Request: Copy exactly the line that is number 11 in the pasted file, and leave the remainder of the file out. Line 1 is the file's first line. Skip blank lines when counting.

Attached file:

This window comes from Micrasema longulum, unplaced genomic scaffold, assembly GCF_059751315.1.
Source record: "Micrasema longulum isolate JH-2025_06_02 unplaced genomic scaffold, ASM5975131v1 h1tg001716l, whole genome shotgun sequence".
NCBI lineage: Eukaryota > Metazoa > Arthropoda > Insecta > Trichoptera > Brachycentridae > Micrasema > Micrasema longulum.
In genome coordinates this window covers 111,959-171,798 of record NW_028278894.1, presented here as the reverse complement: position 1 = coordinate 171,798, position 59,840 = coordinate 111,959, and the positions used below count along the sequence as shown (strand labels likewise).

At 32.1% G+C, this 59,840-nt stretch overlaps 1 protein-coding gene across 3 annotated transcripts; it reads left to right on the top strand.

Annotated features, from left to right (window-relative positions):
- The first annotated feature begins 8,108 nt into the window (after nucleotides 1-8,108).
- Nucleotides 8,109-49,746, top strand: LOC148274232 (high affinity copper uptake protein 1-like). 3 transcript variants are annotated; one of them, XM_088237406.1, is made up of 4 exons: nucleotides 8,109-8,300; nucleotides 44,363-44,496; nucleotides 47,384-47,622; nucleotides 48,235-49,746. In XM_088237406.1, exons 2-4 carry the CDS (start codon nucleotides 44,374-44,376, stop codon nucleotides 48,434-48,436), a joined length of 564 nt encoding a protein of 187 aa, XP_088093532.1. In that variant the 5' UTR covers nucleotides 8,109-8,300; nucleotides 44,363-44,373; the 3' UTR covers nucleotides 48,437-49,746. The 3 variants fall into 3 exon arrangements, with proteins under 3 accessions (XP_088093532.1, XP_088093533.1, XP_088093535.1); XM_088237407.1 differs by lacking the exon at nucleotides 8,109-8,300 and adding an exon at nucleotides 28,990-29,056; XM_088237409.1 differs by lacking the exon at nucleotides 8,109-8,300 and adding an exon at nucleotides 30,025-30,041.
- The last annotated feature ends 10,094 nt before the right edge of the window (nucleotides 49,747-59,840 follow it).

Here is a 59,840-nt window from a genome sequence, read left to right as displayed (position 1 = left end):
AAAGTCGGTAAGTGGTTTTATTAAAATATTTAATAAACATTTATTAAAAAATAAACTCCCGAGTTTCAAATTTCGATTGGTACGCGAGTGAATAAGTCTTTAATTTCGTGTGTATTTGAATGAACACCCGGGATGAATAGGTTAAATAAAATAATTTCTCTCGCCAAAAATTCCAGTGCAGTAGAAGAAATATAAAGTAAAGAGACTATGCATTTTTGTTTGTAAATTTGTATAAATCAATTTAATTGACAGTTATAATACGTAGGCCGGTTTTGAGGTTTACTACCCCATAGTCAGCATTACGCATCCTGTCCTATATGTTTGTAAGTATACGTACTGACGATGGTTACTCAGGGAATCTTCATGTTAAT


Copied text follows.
AAAGTCGGTAAGTGGTTTTATTAAAATATTTAATAAACATTTATTAAAAAATAAACTCCCGAGTTTCAAATTTCGATTGGTACGCGAGTGAATAAGTCTTTAATTTCGTGTGTATTTGAATGAACACCCGGGATGAATAGGTTAAATAAAATAATTTCTCTCGCCAAAAATTCCAGTGCAGTAGAAGAAATATAAAGTAAAGAGACTATGCATTTTTGTTTGTAAATTTGTATAAATCAATTTAATTGACAGTTATAATACGTAGGCCGGTTTTGAGGTTTACTACCCCATAGTCAGCATTACGCATCCTGTCCTATATGTTTGTAAGTATACGTACTGACGATGGTTACTCAGGGAATCTTCATGTTAAT